Don Raúl Santiago practices makeup skills in Deysbel Olachea’s class | Photo: Deysbel Olachea/Facebook
Don Raúl Santiago is a 60-year-old trucker who has been driving tractor-trailers across the country for decades. Now, he’s turned over a new leaf: pursuing a career as a makeup artist.
‘I’m getting out of the truck to do makeup,’ Santiago, who recently earned his professional makeup artist diploma, said.
Interest in makeup
Santiago’s shift towards makeup began about ten years ago. The Arizona-based father of three daughters began to sell cosmetics to cashiers at restaurants and stores along his trucking routes to make some extra money.
‘Whenever I pass a place, I know I can convince the girls [to buy makeup],’ he explained. Using his own charm, he would ‘compliment her eyebrows.’ He’d then offer some creams and other products. ‘Within five minutes of chatting, they’ve bought something.’
Deysbel Olachea’s makeup course
Recently, Santiago became interested in the work of Deysbel Olachea, a makeup artist based in Sonora, Mexico. Olachea offers her own course in professional makeup artistry. So, Santiago visited Sonora to take Olachea’s class. He believed this course would give him more of an edge in the cosmetic industry, as he’d learn about different products and how to use them.
Olachea, whose class is usually all women, got a surprise when a 60-year-old man with a moustache and trucker hat showed up to the course.
‘I thought he was going to be younger,’ said Olachea, who never had a male student before.
On the first day, Santiago was too afraid to touch any of the models, worried he’d hurt them with his rough hands. But by the third day, he was bragging about his top-notch blending skills.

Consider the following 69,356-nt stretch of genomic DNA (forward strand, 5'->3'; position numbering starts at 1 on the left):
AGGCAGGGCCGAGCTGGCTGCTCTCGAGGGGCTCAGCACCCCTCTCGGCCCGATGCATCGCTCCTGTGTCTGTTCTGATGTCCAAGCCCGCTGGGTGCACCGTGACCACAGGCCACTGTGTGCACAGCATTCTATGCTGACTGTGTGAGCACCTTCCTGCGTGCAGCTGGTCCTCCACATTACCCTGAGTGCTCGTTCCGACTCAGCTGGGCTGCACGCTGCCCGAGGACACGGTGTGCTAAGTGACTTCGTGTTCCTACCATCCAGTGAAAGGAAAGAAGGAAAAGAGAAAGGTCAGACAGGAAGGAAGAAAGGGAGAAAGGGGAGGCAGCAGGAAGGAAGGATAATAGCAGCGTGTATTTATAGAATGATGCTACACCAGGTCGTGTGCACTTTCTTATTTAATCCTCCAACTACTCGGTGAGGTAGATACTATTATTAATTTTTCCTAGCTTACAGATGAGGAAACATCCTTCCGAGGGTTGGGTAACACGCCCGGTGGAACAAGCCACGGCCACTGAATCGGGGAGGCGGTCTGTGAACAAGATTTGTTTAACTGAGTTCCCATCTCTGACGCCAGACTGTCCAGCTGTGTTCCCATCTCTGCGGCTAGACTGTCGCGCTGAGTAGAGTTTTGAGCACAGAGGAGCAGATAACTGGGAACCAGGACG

‘I’m not afraid of challenges,’ Santiago said. “I throw myself into the water and learn to swim.’
Contra todos los estigmas, Raúl, de 60 años, termina curso de maquillaje profesional en Sonora https://t.co/HkPfpTLahO pic.twitter.com/c00P1FKSfc
— Sin Embargo MX (@SinEmbargoMX) May 24, 2019
On the last day of class, Santiago brought in treats to share with everyone – as well as the cosmetics he sells.
Aftermath of the course
Since Santiago took the class, Olachea has received many messages from prospective male students who never considered taking the course before because ‘because they’re men, because of their age, because they’re married,’ she says. ‘But now they say that if he can do it, so can they.’
As for Santiago, he plans to pursue makeup full-time now. Since graduating from the course in late May, he has received many messages of support and interest in his work – including from Ford models agency and from people in countries like Colombia.
One message in particular stuck out to him, though. A man who was considering getting into makeup himself messaged Santiago to ask how a man can work in this field.
‘I told him to get to work,’ Santiago said. ‘We live in society, not for it. I’m not afraid of being stereotyped, I live without prejudices. I respect people because of who they are and because of their work; if you do something well, keep doing it.’
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